| Jataka Tales|
|by Ellen C. Babbitt|
|Eighteen fables from the Jatakas of India, skillfully retold and attractively illustrated. Includes The Monkey and the Crocodile, The Merchant of Seri, The Turtle Who Wouldn’t Stop Talking, The Foolish Timid Rabbit, The Banyan Deer, and others. Ages 7-10 |
THE CRAB AND THE CRANE
N the Long Ago there was a summer when very little rain
All the Animals suffered for want of water, but the Fishes
suffered most of all.
In one pond full of Fishes, the water was very low indeed.
A Crane sat on the bank watching the Fishes.
"What are you doing?" asked a little Fish.
"I am thinking about you Fishes there in the pond. It is so
nearly dry," answered the Crane.
"Yes," the Crane went on, "I was wishing I might do
something for you. I know of a pond in the deep woods where
there is plenty of water."
"I declare," said the little Fish, "you are the first Crane
that ever offered to help a Fish."
"That may be," said the Crane, "but the water is so low in
your pond. I could easily carry you one by
 one on my back to that other pond where there is plenty of
water and food and cool shade."
"I don't believe there is any such pond," said the little
Fish. "What you wish to do is to eat us, one by one."
"If you don't believe me," said the Crane, "send with me
one of the Fishes whom you can believe.
I'll show him the
pond and bring him back to tell you all about it."
A big Fish heard the Crane and said, "I will go with you to
see the pond—I may as well be eaten by the Crane as to die
So the Crane put the big Fish on his back and started for
the deep woods.
So the Crane put the big Fish on his back and started for the deep woods.
Soon the Crane showed the big Fish the pool of water. "See
how cool and shady it is here," he said, "and how much
larger the pond is, and how full it is!"
"Yes!" said the big Fish, "take me back to the little pond
I'll tell the other Fishes all about it." So back they
The Fishes all wanted to go when they heard the big Fish
talk about the fine pond which he had seen.
Then the Crane
picked up another Fish and
car-  ried it away. Not to the pool, but into the woods where the
other Fishes could not see them.
Then the Crane put the Fish down and ate it. The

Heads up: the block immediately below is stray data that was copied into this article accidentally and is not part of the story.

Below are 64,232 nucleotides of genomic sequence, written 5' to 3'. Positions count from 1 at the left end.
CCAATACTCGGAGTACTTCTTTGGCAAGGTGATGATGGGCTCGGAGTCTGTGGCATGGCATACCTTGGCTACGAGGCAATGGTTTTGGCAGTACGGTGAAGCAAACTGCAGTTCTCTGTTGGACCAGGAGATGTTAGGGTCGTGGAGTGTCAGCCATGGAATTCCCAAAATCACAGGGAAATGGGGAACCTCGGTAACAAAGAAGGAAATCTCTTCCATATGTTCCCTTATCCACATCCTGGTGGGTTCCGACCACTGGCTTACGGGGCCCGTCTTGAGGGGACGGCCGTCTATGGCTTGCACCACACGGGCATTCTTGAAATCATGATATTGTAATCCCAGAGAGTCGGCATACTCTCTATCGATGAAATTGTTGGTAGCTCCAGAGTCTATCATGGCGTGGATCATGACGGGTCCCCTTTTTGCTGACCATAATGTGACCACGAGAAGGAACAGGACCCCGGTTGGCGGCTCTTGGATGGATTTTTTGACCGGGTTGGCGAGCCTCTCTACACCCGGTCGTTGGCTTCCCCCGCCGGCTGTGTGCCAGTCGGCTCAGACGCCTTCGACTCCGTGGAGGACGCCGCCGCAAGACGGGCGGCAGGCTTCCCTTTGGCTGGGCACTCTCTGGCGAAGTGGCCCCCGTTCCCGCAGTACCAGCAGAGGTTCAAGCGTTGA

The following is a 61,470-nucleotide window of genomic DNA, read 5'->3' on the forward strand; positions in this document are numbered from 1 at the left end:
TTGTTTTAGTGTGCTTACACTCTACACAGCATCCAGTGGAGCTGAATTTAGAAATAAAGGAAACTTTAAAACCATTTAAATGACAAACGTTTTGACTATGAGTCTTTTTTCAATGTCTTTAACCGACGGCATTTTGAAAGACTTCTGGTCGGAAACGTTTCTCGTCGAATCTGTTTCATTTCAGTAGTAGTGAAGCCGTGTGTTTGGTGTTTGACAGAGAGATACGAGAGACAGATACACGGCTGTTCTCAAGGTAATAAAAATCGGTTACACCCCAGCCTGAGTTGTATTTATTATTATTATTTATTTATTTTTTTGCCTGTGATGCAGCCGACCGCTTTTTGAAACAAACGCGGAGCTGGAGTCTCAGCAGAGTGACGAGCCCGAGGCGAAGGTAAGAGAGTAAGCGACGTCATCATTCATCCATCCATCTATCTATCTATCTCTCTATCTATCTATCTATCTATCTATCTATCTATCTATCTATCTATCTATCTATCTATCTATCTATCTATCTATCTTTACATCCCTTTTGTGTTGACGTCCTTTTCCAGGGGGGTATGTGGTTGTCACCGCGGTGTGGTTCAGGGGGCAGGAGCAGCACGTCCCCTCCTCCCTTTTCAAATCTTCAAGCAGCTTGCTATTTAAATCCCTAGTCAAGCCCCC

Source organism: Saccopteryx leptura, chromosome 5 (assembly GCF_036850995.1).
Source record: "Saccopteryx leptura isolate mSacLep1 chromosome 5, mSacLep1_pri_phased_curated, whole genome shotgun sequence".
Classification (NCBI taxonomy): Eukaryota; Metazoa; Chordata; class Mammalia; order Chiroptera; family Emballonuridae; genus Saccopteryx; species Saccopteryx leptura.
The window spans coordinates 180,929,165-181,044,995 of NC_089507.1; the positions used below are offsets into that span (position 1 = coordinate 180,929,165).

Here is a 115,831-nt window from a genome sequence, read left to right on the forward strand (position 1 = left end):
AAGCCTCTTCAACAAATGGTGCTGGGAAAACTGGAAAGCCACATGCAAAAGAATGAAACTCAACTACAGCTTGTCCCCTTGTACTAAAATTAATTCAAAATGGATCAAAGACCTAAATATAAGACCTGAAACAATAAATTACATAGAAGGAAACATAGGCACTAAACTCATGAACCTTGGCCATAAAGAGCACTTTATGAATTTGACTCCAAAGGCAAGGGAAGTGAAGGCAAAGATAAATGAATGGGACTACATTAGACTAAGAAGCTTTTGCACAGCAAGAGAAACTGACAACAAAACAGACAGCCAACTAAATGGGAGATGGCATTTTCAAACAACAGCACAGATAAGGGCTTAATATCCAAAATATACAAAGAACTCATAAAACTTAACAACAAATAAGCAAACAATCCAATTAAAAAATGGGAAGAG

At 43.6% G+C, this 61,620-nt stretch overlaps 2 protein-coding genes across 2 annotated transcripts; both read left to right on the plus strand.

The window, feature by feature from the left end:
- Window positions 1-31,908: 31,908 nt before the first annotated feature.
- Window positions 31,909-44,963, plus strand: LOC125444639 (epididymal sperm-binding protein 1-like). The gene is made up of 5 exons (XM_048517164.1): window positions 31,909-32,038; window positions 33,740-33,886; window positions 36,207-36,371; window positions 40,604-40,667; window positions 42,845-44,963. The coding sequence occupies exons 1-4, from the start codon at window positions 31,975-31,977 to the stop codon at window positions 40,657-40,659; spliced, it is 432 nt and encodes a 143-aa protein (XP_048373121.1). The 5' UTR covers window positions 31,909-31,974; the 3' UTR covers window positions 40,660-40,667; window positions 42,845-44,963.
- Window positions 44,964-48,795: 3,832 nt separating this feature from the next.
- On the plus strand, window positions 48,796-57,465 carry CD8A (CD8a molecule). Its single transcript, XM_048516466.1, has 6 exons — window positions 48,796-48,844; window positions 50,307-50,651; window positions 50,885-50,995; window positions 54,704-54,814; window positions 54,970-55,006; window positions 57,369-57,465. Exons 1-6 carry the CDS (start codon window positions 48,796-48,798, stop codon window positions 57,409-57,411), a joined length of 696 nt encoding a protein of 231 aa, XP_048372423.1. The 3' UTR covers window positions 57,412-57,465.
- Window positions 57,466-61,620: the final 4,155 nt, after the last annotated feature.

Crane went back for another Fish. He carried it to the
same place in the woods and ate it, too.
This he did until he had eaten all the Fishes in the pond.
The next day the Crane went to the pond to see if he had
left a Fish. There was not one left, but there was a Crab on
"Little Crab," said the Crane, "would you let me take you to
the fine pond in the deep woods where I took the Fishes?"
"But how could you carry me?" asked the Crab.
answered the Crane.
"I'll take you on my back as I did
"No, I thank you," said the Crab, "I can't go that way. I am
afraid you might drop me. If I could take hold of your neck
with my claws, I would go. You know we Crabs have a tight
The Crane knew about the tight grip of the Crabs, and he did
not like to have the Crab hold on with his claws. But
he was hungry, so he said:
"Very well, hold tight."
 And off went the Crane with the Crab.
And off went the Crane with the Crab.
When they reached the place where the Crane had eaten the
Fishes, the Crane said:
"I think you can walk the rest of the way. Let go of my
"I see no pond," said the Crab. "All I can see is a pile of
Fish bones. Is that all that is left of the Fishes?"
"Yes," said the Crane, "and if you will let go of my neck,
your shell will be all that will be left of you."
Crane put his head down near the ground so that the Crab
could get off easily.
But the Crab pinched the Crane's neck so that his head fell
"Not my shell, but your bones are left to dry with the bones
of the Fishes," said the Crab.
Hundreds of additional titles available for
online reading when you join Gateway to the Classics